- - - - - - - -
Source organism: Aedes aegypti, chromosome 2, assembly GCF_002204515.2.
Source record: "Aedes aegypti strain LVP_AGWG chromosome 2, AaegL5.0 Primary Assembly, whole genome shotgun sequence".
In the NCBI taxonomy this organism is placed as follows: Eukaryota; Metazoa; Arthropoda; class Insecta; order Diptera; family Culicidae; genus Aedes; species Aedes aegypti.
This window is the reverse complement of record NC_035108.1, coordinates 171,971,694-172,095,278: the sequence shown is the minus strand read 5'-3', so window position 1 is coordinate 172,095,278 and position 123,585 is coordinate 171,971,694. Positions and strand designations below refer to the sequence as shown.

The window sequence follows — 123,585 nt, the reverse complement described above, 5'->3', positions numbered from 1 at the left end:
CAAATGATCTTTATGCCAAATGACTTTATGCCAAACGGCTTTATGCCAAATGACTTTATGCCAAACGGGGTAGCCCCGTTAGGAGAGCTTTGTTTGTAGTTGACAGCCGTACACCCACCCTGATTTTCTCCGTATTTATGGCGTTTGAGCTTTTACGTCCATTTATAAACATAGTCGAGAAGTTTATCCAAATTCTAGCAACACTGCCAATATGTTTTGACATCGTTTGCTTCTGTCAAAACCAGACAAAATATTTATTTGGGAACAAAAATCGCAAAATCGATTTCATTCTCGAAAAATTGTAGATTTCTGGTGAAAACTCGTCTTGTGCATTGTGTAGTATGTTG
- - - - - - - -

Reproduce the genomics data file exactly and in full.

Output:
Source organism: Aedes aegypti, chromosome 2, assembly GCF_002204515.2.
Source record: "Aedes aegypti strain LVP_AGWG chromosome 2, AaegL5.0 Primary Assembly, whole genome shotgun sequence".
In the NCBI taxonomy this organism is placed as follows: Eukaryota; Metazoa; Arthropoda; class Insecta; order Diptera; family Culicidae; genus Aedes; species Aedes aegypti.
This window is the reverse complement of record NC_035108.1, coordinates 171,971,694-172,095,278: the sequence shown is the minus strand read 5'-3', so window position 1 is coordinate 172,095,278 and position 123,585 is coordinate 171,971,694. Positions and strand designations below refer to the sequence as shown.

The window sequence follows — 123,585 nt, the reverse complement described above, 5'->3', positions numbered from 1 at the left end:
CAAATGATCTTTATGCCAAATGACTTTATGCCAAACGGCTTTATGCCAAATGACTTTATGCCAAACGGGGTAGCCCCGTTAGGAGAGCTTTGTTTGTAGTTGACAGCCGTACACCCACCCTGATTTTCTCCGTATTTATGGCGTTTGAGCTTTTACGTCCATTTATAAACATAGTCGAGAAGTTTATCCAAATTCTAGCAACACTGCCAATATGTTTTGACATCGTTTGCTTCTGTCAAAACCAGACAAAATATTTATTTGGGAACAAAAATCGCAAAATCGATTTCATTCTCGAAAAATTGTAGATTTCTGGTGAAAACTCGTCTTGTGCATTGTGTAGTATGTTG